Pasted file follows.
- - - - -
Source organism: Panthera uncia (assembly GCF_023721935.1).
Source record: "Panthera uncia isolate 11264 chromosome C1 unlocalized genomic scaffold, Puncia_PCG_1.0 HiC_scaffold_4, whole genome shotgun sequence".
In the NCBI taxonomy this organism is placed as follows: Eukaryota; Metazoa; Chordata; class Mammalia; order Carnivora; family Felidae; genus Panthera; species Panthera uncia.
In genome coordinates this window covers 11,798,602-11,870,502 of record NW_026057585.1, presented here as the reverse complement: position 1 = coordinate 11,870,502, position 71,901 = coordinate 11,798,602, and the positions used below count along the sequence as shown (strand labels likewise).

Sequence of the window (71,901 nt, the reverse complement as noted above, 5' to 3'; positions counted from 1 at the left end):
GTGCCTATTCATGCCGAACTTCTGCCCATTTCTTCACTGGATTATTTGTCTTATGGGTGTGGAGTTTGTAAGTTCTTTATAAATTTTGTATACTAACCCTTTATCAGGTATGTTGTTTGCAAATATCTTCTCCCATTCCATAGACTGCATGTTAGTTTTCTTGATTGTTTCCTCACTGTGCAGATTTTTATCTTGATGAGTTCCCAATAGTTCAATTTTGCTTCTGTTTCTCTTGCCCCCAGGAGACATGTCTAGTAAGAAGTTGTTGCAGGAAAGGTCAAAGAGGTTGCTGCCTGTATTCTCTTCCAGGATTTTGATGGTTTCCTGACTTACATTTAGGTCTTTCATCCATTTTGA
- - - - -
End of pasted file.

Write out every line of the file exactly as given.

Source organism: Panthera uncia (assembly GCF_023721935.1).
Source record: "Panthera uncia isolate 11264 chromosome C1 unlocalized genomic scaffold, Puncia_PCG_1.0 HiC_scaffold_4, whole genome shotgun sequence".
In the NCBI taxonomy this organism is placed as follows: Eukaryota; Metazoa; Chordata; class Mammalia; order Carnivora; family Felidae; genus Panthera; species Panthera uncia.
In genome coordinates this window covers 11,798,602-11,870,502 of record NW_026057585.1, presented here as the reverse complement: position 1 = coordinate 11,870,502, position 71,901 = coordinate 11,798,602, and the positions used below count along the sequence as shown (strand labels likewise).

Sequence of the window (71,901 nt, the reverse complement as noted above, 5' to 3'; positions counted from 1 at the left end):
GTGCCTATTCATGCCGAACTTCTGCCCATTTCTTCACTGGATTATTTGTCTTATGGGTGTGGAGTTTGTAAGTTCTTTATAAATTTTGTATACTAACCCTTTATCAGGTATGTTGTTTGCAAATATCTTCTCCCATTCCATAGACTGCATGTTAGTTTTCTTGATTGTTTCCTCACTGTGCAGATTTTTATCTTGATGAGTTCCCAATAGTTCAATTTTGCTTCTGTTTCTCTTGCCCCCAGGAGACATGTCTAGTAAGAAGTTGTTGCAGGAAAGGTCAAAGAGGTTGCTGCCTGTATTCTCTTCCAGGATTTTGATGGTTTCCTGACTTACATTTAGGTCTTTCATCCATTTTGA